Article by Ivy Gura and Chipo Mashava, Audit Seniors at BDO Pretoria
Money can be a great motivator, but it’s not the only or most effective one. Employees who receive an increase can generally be expected to be motivated for a short period of time. If other aspects of their working environment aren’t right, this monetarily-generated happiness will quickly dissipate.
According to Frederick Herzberg’s dual-factor theory, employees may generally be satisfied at work when their ‘hygiene’ or lower-order needs are met with adequate salaries, job security, pleasant working conditions and good company policy. However, they are more likely to be highly motivated when higher-level psychological needs such as achievement, recognition, responsibility, stimulating work and advancement are gratified.
The fluctuating economy and political uncertainty has necessitated that many South African organisations tighten their belts. This means giving regular or large increases is not always an option, even when employees are performing well.
Employers need to know how to motivate their employees, even under the most trying economic circumstances. This is especially the case if they want to retain talent. In this respect, nurturing a work environment that encourages growth and self-worth is critical.
According to former US president, Theodore Roosevelt, “no one cares what you know, until they know that you care.”
Acknowledgement is key
Everyone needs to be acknowledged. Too often, employees are only noticed when they make a mistake, like the naughty child in school who is always admonished by the teacher. Highlighting employees’ strengths by noticing when they are doing well – and acknowledging it verbally or via written communication – is a powerful motivator. By caring enough to acknowledge an employee, the employer is sending a powerful message that says “you have unique qualities and what you do is important and adds value to the organisation.”
In the same light, no-one goes out of their way to mess up, but mistakes do happen. Wherever possible, employers should work with employees to help overcome their weaknesses when failure is experienced on the job. Acknowledging an employee’s efforts, even in times of failure, ensures that the failure strengthens the employee rather than demotivating them.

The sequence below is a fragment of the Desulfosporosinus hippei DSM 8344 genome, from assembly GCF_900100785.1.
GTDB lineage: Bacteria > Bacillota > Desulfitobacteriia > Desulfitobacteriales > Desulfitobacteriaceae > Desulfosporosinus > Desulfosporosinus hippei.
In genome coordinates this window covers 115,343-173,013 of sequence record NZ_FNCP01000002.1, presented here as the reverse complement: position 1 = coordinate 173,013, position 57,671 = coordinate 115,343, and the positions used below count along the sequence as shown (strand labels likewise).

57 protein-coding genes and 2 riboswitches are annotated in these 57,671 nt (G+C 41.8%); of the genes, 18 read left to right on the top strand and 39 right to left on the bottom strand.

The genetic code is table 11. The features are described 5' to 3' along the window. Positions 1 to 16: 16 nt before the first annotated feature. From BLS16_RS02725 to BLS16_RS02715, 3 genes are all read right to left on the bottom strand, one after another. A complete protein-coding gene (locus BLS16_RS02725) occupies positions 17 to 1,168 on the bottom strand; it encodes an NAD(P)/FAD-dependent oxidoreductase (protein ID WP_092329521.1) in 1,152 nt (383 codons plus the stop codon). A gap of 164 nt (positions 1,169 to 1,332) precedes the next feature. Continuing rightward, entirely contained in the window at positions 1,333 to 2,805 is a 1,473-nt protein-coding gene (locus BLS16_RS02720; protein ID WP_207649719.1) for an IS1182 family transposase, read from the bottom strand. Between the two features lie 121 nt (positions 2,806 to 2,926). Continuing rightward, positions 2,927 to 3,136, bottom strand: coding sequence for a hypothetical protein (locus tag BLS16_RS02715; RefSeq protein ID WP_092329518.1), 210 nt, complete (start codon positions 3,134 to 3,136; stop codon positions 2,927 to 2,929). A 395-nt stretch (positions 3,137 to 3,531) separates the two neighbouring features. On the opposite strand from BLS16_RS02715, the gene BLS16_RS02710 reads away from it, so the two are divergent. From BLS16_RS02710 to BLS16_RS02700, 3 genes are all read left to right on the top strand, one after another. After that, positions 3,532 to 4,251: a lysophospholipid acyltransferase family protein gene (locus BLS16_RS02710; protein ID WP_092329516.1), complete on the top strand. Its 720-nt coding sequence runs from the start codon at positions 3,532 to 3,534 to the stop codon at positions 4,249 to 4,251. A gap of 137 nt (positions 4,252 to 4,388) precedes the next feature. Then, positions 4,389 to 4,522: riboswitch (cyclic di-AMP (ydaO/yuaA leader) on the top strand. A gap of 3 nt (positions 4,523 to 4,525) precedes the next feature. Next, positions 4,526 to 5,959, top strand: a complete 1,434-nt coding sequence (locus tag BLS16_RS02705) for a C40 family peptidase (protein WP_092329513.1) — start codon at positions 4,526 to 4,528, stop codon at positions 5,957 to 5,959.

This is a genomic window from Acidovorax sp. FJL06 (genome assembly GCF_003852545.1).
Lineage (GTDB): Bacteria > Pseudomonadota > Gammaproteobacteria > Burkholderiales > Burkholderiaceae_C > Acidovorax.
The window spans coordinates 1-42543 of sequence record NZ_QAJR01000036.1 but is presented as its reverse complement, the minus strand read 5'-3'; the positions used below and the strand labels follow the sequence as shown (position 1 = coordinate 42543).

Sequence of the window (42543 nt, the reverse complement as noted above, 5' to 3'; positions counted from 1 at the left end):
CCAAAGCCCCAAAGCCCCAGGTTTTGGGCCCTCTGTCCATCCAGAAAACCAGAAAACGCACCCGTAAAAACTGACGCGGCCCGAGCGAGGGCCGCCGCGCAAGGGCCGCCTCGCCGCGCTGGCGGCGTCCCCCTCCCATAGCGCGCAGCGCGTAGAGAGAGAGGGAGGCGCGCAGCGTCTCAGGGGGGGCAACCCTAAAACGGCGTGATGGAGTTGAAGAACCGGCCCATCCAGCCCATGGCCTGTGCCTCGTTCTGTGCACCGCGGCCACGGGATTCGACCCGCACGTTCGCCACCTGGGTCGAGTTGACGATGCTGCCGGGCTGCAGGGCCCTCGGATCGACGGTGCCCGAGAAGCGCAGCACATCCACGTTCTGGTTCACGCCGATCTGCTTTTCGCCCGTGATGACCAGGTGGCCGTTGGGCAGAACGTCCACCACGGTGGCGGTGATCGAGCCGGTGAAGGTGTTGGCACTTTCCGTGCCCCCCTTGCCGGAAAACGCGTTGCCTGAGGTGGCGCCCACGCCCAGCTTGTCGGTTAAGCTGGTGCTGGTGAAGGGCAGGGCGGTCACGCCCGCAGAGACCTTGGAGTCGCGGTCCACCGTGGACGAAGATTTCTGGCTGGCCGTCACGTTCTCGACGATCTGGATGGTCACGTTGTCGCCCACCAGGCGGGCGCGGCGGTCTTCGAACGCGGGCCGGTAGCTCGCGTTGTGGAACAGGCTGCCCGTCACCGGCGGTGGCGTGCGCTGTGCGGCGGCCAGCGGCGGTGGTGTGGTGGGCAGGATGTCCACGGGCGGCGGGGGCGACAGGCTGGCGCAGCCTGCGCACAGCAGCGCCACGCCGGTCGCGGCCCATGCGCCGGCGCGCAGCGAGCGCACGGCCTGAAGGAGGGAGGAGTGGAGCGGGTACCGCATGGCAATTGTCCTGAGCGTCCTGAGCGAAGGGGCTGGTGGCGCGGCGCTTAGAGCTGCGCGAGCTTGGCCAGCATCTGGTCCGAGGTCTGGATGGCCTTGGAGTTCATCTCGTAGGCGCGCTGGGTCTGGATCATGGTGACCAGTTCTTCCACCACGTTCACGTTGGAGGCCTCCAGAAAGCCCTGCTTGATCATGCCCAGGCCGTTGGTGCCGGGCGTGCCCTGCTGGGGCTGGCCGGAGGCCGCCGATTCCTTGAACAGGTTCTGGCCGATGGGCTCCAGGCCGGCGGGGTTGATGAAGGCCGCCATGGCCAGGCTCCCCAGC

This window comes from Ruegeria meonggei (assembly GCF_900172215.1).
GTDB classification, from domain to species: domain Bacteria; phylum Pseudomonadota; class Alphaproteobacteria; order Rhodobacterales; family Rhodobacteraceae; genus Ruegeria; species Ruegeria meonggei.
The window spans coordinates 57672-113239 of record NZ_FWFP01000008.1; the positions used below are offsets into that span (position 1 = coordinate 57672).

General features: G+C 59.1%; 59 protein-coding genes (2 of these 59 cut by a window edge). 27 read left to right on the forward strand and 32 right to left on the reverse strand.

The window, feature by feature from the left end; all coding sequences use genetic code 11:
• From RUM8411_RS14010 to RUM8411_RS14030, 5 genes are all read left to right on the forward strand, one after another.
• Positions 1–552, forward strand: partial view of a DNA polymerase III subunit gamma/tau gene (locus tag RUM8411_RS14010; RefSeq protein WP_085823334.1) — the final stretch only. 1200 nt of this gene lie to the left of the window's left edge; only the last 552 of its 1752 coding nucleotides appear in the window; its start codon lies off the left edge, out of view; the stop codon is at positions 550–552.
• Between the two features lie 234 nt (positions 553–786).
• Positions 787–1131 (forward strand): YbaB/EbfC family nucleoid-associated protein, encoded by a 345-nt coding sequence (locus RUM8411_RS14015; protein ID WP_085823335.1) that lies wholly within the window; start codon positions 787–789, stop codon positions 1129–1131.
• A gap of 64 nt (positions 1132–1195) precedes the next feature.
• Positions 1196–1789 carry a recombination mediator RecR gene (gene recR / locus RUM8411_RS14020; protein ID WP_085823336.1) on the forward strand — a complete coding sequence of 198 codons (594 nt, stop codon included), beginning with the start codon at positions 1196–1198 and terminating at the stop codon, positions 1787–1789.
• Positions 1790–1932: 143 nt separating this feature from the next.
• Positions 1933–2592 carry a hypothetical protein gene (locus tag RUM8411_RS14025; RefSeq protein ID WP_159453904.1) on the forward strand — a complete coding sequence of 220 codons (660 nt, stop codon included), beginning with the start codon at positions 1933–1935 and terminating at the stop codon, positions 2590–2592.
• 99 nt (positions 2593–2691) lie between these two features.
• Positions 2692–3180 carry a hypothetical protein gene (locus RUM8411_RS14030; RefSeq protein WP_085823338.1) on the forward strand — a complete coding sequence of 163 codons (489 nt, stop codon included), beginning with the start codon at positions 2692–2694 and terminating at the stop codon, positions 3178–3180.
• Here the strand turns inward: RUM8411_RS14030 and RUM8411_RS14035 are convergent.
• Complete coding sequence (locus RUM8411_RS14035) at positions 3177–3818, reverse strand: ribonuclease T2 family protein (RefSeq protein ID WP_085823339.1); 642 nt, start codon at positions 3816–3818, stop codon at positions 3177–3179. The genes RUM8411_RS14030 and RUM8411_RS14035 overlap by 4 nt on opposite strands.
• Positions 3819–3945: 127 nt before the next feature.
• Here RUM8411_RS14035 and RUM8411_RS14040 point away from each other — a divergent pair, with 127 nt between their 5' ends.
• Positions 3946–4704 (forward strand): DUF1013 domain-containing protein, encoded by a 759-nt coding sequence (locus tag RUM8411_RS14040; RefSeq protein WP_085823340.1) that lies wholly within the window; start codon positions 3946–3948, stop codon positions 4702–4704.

Provide clarity on career paths
Employees need to know there is a clear and intended growth path ahead of them. They need to know what steps they can take to move up the ranks in the organisation. Ideally, suitable career paths should be planned in conjunction with the employee. Providing them with a well-defined job description and proposed growth trajectory up-front is a powerful heads-up that they are expected to succeed. Caring enough to help create a career path that promotes their growth, empowers them and makes them more loyal to produce their best work and progress faster.
Training and ongoing mentorship form part of this process. Not only do they benefit the employee by expanding their knowledge and skills, they benefit the organisation by ensuing improved and better informed quality of work. Notably, in South Africa organisations also benefit from tax incentives for every employee they train.
Ensuring that employees are on the right growth trajectory can be assessed through regular performance appraisals. This allows the employer to highlight areas of strength as well as those that need improvement. It also allows the employee to review their growth path and request a move or training that will help them evolve in the workplace.
There is also something to be said for bringing motivational speakers into the organisation to inspire employees once or twice a year. A good motivational speaker can make employees feel like they can conquer the world.
Caring about family and health
The assumption that employees have an on/off switch that allows them to leave work issues at work or personal issues at home is naïve. The truth is much more complex than that. Without going into the psychological examination of the human psyche, it is safe to say the two worlds will overlap from time to time.
Employers who know more about their employees than how they deliver on their deadlines or what type of car they drive will have a head start over those who don’t. Showing an interest in employees beyond the quality of their work can pay huge dividends. An employee who feels his boss is interested in him as a whole person is likely to feel more committed, motivated and loyal.
Giving employees time off when they’ve worked long hours every day or arranging a baby shower for someone’s pregnant wife demonstrates a deeper level of interest and engenders a sense of compassion. When the employer needs all hands on deck in an emergency, there will be many more takers.
In addition, encouraging work/life balance is beneficial to employers and employees. A healthy workforce is a more productive one and healthy employees are happier. Wellness programmes and company outings such as sporting events go a long way towards encouraging healthy lifestyles and building strong teams.
It’s the small things that count
Small, thoughtful gestures can build enormous employee equity such as remembering their exam dates with a ‘good luck’ pack or wishing them well with a goodie bag when they take part in a race.
Knowing what employees do in their spare time and acknowledging their various successes, whether it’s achieving a personal best time in a cycling race, completing a watercolour painting or celebrating a child’s academic success is key to creating a nurturing and productive environment.